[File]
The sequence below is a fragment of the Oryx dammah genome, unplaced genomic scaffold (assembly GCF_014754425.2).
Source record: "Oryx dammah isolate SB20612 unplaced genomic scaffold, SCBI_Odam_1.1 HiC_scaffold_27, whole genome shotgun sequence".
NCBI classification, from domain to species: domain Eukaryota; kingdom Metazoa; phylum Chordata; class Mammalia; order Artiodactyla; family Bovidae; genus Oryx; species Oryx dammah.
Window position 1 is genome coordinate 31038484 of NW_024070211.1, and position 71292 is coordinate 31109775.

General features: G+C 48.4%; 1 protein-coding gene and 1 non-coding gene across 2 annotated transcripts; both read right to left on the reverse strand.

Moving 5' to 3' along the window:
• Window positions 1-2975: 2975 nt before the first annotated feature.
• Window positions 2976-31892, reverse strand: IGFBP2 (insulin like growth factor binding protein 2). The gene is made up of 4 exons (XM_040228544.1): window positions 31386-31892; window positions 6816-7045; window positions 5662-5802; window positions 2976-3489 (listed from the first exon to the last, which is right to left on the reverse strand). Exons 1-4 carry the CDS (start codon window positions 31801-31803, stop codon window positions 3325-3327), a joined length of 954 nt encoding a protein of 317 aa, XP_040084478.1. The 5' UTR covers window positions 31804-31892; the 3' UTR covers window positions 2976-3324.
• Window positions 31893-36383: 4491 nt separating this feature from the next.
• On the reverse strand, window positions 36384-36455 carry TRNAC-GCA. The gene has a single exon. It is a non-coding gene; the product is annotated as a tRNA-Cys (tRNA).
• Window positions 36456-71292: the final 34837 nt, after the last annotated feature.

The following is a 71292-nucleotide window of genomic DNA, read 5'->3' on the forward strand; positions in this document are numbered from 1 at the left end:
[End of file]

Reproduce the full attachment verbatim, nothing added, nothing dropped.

The sequence below is a fragment of the Oryx dammah genome, unplaced genomic scaffold (assembly GCF_014754425.2).
Source record: "Oryx dammah isolate SB20612 unplaced genomic scaffold, SCBI_Odam_1.1 HiC_scaffold_27, whole genome shotgun sequence".
NCBI classification, from domain to species: domain Eukaryota; kingdom Metazoa; phylum Chordata; class Mammalia; order Artiodactyla; family Bovidae; genus Oryx; species Oryx dammah.
Window position 1 is genome coordinate 31038484 of NW_024070211.1, and position 71292 is coordinate 31109775.

General features: G+C 48.4%; 1 protein-coding gene and 1 non-coding gene across 2 annotated transcripts; both read right to left on the reverse strand.

Moving 5' to 3' along the window:
• Window positions 1-2975: 2975 nt before the first annotated feature.
• Window positions 2976-31892, reverse strand: IGFBP2 (insulin like growth factor binding protein 2). The gene is made up of 4 exons (XM_040228544.1): window positions 31386-31892; window positions 6816-7045; window positions 5662-5802; window positions 2976-3489 (listed from the first exon to the last, which is right to left on the reverse strand). Exons 1-4 carry the CDS (start codon window positions 31801-31803, stop codon window positions 3325-3327), a joined length of 954 nt encoding a protein of 317 aa, XP_040084478.1. The 5' UTR covers window positions 31804-31892; the 3' UTR covers window positions 2976-3324.
• Window positions 31893-36383: 4491 nt separating this feature from the next.
• On the reverse strand, window positions 36384-36455 carry TRNAC-GCA. The gene has a single exon. It is a non-coding gene; the product is annotated as a tRNA-Cys (tRNA).
• Window positions 36456-71292: the final 34837 nt, after the last annotated feature.

The following is a 71292-nucleotide window of genomic DNA, read 5'->3' on the forward strand; positions in this document are numbered from 1 at the left end: